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  • On December 29, 2002, the former State Power Corporation of China was divided up to become the “Big 5”: Huaneng, Huadian, China Power Investment, Datang, and Guodian.
  • The Big 5 are state-owned enterprises under the direct supervision of the CPC Central Committee, with assets controlled by the State-Owned Assets Supervision and Administration Commission (SASAC).                    
  • The Big 5 received as much as RMB10 billion in subsidies to tide them over their record 2008 losses, which stemmed primarily from their inability to cover steep coal costs combined with the government’s set low electricity prices.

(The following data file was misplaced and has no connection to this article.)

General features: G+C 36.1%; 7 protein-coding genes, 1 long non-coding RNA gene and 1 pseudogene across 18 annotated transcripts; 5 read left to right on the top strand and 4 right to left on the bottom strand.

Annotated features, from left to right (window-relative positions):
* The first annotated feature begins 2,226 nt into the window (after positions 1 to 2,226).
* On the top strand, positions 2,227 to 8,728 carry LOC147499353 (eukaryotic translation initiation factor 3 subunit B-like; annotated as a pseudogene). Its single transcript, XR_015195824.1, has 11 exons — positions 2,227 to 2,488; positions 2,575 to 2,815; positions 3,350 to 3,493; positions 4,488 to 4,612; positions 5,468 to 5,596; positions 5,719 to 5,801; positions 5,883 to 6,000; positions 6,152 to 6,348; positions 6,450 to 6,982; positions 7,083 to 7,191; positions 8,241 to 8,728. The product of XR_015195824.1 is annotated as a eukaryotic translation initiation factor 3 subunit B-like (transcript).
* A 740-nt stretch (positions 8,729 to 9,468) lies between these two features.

• Each year, China's coal producers and power companies sit down to negotiate the following year's contract coal prices, which have long been a bone of contention. Negotiations for 2009 coal prices resulted in a deadlock, as domestic coal miners aimed to charge power producers 10 percent more for fuel under the 2009 annual contracts, while power producers wanted a price cut of as much as 10 percent.          
  • In order to be less vulnerable to domestic coal prices and less dependent on domestic coal miners in the future, the Big 5 have stepped into the domestic coal-mining industry and have also started purchasing more coal from abroad (even with transportation costs, foreign coal can be cheaper).